Lipper Inc., which historically geared its efforts toward institutional clients, unveiled last month a new Web site, www.lipperleaders.com, in hopes of attracting more individual investors and investment advisors to its product line. “We are pretty well known on the institutional side of the business,” says Lipper research analyst Jeff Tjornehoj, “so to reinvigorate the brand we really needed to provide tools so that individuals and advisors will recognize our name and other products.”

To differentiate itself from the Morningstars and S&Ps of the world, Lipper has devised two unique mutual fund search tools, with more in the works. “We’ve started with consistent return and preservation of capital,” says Tjornehoj. Within the next three months, after-tax performance and expenses-and-fees search tools will come online. The consistent return search criteria will screen for those funds that have returned solid risk-adjusted returns relative to their peers. The preservation criteria will find funds in broader asset classes, such as equity, fixed-income, or mixed equity, that have best avoided losses over a three-year period.

“Someone who does not watch their investments very closely might not understand what we are screening for,” says Tjornehoj. “For example, in the category of preservation under fixed-income, we get a lot of short-maturity and short-intermediate bonds dominating. That’s to be expected if you understand that shorter-term bonds generally mean less volatility. But a lot of individuals would not know that off the top of their head. We are trying to provide them with a simple tool to find a fund that will suit their needs.”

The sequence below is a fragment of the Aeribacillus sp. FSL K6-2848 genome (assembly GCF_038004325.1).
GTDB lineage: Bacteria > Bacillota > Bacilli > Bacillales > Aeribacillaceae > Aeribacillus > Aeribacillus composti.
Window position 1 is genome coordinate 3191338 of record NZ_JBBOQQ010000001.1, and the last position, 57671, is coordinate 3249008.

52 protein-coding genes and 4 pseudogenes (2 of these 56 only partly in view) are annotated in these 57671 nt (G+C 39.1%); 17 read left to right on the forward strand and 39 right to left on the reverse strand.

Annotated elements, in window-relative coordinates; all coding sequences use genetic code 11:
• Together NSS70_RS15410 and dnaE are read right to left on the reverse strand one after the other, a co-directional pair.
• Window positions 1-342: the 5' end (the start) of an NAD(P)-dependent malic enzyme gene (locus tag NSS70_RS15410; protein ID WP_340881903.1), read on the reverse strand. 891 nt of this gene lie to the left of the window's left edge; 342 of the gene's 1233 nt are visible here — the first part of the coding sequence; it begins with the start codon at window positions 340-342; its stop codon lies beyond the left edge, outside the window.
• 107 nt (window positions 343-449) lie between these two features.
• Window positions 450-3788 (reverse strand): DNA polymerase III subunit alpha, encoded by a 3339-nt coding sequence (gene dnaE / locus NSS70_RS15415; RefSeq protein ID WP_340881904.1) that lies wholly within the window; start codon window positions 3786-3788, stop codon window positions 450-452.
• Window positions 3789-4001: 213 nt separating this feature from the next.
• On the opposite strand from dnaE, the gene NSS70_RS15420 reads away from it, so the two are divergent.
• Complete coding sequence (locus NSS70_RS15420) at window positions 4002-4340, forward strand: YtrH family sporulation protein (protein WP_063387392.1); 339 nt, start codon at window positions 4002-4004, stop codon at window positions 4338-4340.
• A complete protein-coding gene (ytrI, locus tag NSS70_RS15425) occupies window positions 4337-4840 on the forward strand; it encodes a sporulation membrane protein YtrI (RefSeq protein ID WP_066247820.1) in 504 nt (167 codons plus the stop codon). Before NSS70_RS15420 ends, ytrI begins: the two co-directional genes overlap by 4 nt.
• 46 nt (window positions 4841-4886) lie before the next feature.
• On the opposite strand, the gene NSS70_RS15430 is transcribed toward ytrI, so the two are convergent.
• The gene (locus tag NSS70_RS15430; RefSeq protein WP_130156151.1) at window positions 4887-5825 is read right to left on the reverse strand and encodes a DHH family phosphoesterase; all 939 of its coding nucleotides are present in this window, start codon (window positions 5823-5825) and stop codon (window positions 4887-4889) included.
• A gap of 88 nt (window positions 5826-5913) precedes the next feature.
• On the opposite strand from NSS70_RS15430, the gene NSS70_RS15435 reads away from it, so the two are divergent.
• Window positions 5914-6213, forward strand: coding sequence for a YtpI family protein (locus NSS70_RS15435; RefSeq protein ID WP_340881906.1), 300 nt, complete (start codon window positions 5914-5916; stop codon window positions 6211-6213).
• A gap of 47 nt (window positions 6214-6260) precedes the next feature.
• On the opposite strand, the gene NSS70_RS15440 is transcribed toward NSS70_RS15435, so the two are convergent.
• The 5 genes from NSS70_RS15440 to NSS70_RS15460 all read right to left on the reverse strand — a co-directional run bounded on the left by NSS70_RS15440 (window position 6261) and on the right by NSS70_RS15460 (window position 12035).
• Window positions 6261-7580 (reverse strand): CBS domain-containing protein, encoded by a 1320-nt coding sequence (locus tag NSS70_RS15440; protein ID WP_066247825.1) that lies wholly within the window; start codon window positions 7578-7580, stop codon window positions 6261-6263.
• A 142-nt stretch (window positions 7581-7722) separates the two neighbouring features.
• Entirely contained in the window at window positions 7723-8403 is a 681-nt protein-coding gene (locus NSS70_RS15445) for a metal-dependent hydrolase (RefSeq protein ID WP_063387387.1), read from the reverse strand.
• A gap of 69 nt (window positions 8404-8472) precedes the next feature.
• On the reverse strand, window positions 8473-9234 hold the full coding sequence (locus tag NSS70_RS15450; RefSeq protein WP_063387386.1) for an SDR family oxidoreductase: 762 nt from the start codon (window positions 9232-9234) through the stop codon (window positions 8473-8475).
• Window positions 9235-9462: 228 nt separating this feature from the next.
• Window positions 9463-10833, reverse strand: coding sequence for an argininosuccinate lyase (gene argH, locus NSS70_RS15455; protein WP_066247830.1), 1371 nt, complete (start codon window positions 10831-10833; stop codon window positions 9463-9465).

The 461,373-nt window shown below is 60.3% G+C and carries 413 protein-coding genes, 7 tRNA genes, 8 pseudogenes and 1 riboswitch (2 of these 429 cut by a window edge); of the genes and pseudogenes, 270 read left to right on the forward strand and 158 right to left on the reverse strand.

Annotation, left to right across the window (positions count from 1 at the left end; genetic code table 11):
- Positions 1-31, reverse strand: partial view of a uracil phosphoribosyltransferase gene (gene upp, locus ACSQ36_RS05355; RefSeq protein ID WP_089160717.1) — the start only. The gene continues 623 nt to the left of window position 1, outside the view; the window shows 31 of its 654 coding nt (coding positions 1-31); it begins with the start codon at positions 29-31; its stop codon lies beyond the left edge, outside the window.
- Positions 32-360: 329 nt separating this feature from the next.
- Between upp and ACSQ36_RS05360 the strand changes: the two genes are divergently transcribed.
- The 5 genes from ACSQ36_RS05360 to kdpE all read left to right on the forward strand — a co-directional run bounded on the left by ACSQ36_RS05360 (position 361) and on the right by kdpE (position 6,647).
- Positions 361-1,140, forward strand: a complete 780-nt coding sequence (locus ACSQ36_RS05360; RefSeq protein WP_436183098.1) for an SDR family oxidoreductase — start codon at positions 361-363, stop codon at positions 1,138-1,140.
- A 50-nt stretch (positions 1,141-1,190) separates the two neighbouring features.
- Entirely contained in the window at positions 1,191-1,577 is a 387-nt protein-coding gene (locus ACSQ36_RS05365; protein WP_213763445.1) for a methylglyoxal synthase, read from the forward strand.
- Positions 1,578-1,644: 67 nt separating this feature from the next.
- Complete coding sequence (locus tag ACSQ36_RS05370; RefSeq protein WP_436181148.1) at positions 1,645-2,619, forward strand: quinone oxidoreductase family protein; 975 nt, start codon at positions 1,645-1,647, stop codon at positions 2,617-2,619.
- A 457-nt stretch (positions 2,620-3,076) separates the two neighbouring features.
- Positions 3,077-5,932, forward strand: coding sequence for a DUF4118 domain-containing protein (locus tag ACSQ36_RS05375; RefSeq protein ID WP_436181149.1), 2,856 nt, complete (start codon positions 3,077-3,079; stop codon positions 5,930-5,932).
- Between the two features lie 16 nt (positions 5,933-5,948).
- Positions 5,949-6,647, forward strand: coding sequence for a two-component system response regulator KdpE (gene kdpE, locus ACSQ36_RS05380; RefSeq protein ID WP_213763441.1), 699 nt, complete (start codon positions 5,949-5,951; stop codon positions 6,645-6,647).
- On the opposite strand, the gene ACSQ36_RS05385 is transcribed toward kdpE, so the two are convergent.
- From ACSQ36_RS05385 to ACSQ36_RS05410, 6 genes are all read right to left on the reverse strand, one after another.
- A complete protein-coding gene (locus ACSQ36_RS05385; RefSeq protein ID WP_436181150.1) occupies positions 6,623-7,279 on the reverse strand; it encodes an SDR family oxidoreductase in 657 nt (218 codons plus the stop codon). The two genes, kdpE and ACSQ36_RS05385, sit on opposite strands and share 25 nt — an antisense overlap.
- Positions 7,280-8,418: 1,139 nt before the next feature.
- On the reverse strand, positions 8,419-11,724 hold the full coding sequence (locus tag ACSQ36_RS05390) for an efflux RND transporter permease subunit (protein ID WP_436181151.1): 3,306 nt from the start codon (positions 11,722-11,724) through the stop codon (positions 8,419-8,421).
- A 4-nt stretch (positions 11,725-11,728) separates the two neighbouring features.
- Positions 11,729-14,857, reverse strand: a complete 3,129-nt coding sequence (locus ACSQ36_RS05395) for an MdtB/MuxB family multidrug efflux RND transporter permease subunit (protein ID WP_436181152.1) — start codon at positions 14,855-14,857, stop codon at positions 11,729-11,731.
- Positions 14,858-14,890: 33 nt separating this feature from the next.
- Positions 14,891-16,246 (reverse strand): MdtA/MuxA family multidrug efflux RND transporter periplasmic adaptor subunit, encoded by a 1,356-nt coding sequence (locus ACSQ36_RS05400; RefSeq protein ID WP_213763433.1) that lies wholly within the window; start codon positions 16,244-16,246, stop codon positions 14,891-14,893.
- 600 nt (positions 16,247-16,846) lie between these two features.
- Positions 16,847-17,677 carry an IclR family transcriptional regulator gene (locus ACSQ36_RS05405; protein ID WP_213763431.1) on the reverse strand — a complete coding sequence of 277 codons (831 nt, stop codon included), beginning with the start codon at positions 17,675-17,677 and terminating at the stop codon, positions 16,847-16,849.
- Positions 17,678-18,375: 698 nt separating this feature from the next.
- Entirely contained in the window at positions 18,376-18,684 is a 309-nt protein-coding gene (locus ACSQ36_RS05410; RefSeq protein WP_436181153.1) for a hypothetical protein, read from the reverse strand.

The Web site, which has been two years in the making, will be free to users. The site will rank funds by assigning them scores ranging from 1 to 5, and funds that score 1 (the top 20% of the peer group or asset class) are designated a Lipper Leader.

As for Lipper’s interest in advisors, Tjornehoj says that Lipper Leaders can spotlight those funds “that may not have been the best performers in an absolute sense but are better performers in a relative sense.” Lipper is making an earnest effort to avoid being a one-size-fits-all operation. “We understand that investors have different goals. Some look for middle-of-the-road investments, others look for more conservative plays.”

In these tough days for mutual funds, Lipper doesn’t expect the Lipper Leaders site to contribute much in the way of profits for the company. “We are not planning on making any money directly from Lipperleaders.com, but we do want to see an increase in our top line through increased sales of LANA, LFA, and our data feed services,” according to Tjornehoj. LANA–Lipper Analytical New Applications–is a Windows-based system that provides in-depth fund information and analysis and LFA–Lipper Fund Analyzer–is Lipper’s entry-level electronic fund analysis tool. Pricing for these Lipper fund tools range from $250 for the most basic one-time data reports, called Quick Reports, to $100,000 for more sophisticated equity holdings products. “So if we can provide tools for investors that may prompt advisors to pick up LFA so they can talk about Lipper Leaders in more detail to their clients,” claims Tjornehoj, “then we’ve done our job.”